After two sets, a French news agency flashed the message yesterday that Cedric Pioline had won the Monte Carlo Open, forgetting that the final is played over the best of five.
Then, as Dominik Hrbaty served when trailing 5-6 in the third set, a ball-boy waiting in the wings for the presentation ceremony released three white balloons, which were probably flying over Nice before Pioline finally stepped forward to receive the most prestigious trophy of his career from Prince Albert.
Pioline, due to mark his 31st birthday in June, is accustomed to premature celebrations. He has been a runner-up 12 times, including defeats by Pete Sampras at Wimbledon in 1997 and at the United States Open in 1993, and by Sergei Bruguera and Carlos Moya here, in 1993 and 1998 respectively.
The anxiety for a result was understandable, given that the Monte Carlo Country Club has not hailed a French men's singles champion since Pierre Darmon in 1963, and considering that more than two-thirds of yesterday's match was played in drizzle.
One of the advantages of clay courts is that matches that would not even be started on grass or concrete can be completed if the rain is not heavy. The last of the umbrellas in the crowd of 7,500 was lowered in time for everyone to admire an exciting climax, with Pioline prevailing, 6-4, 7-6, 7-6, after two hours and 41 minutes.
The ball-boy's uncertain hold on the balloon strings was no worse than Pioline's nervous approach to serving towards the end of the contest. Several times the No 8 seed tossed the ball and let it drop, a sign that he either distrusted the wind, or his confidence, which had been tested by the unseeded Hrbaty throughout the match.
Hrbaty served for the third set at 5-4, Pioline returning a second serve at 30-40 that lured the 22-year-old Slovak into netting a forehand for 5-5.
The next game was a marathon 24 points over 17 minutes and 25 seconds. There were nine deuces, and Pioline saved four break points before Hrbaty was unable to clear the net with a forehand - a feat Pioline narrowly performed with a backhand on the previous point. "I think there was only one of the four break points that I could have played better," Hrbaty said.
In the concluding tie-break, Hrbaty recovered from 0-2 to lead 4-2, only to double-fault at 5-5 to present Pioline with the first match point. Hrbaty erased that, brushing a sideline with a backhand return. Pioline served his way to the second match point, Hrbaty netting a backhand.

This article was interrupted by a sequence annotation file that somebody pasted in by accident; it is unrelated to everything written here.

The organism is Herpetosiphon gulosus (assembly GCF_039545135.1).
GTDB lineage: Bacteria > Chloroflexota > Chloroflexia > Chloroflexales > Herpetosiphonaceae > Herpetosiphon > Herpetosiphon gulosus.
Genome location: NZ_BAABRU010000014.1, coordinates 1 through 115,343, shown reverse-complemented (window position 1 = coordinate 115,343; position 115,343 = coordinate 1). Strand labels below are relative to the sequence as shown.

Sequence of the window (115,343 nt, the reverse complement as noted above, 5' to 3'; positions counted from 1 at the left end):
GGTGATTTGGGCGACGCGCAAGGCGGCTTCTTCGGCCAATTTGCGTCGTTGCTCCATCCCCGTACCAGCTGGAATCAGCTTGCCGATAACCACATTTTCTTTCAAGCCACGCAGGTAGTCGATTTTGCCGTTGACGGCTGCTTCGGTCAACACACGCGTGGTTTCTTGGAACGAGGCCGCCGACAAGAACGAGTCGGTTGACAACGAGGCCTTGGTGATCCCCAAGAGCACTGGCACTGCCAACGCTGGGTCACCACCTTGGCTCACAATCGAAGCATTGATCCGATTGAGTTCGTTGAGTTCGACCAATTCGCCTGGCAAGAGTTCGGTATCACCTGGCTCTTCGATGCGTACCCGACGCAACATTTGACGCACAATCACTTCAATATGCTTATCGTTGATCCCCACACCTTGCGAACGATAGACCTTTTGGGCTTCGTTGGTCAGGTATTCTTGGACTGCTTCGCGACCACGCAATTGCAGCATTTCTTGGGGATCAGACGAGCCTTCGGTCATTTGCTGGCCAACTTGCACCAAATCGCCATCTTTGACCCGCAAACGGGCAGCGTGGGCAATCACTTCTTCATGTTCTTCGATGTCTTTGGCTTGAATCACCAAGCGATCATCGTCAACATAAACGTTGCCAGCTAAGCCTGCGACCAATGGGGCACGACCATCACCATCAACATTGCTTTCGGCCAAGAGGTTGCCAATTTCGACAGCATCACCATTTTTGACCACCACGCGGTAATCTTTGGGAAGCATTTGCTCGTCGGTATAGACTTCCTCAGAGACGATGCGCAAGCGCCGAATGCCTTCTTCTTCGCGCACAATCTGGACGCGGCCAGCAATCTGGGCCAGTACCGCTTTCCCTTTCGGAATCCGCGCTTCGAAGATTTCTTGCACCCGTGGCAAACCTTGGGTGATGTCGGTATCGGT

The final point was one of the best of the afternoon. Hrbaty missed his first serve, but hit the second soundly and began to move Pioline about the court, probing for an opportunity to deliver a winning shot. The fascinating rally ended with Pioline slicing a backhand down the line and Hrbaty netting a forehand half-volley.
"I just told myself, 'hold on as much as you can, try and hit it one more time than he does'," Pioline said. "It might not have been the prettiest shot of the match, but it was the most important.
"It's a great feeling to win here. I don't even remember how the match went, I just played point after point."
Hrbaty, it may be remembered, gave Andre Agassi a difficult time in the semi-finals of the French Open last year, the American winning a rain-delayed duel in four sets and going on to become only the fifth man in history to complete a set of the four Grand Slam singles titles.
"I think Cedric was more nervous than me, and he has played in two Grand Slam finals," Hrbaty said. "There were just a few key shots at the end of the sets or in the tie-breakers. He played good shots, and he was a little bit lucky. And he took it. That was the difference between us."
It was Pioline's fifth title, and his first on home ground. His first was in Copenhagen in 1996, and he was a winner again there in February, defeating Tim Henman. Pioline's other titles were in Prague in 1997 and Nottingham last year.
Was it his last chance to win a Masters Series tournament? "I did not think about that. When one is on the court, one plays. One does not think one is 20 or 30. The first time you win a tournament like this there's a lot of emotion. You always have dreams, and you tell yourself you're going to lift this cup. And when it happens, it's strange."
Stranger things may happen. Like old man Pioline winning the French Open.
* Greg Rusedski has been given a bye in the first round of this week's clay court tournament in Barcelona. He will play either Karim Alami or Max Mirnyi in the second round.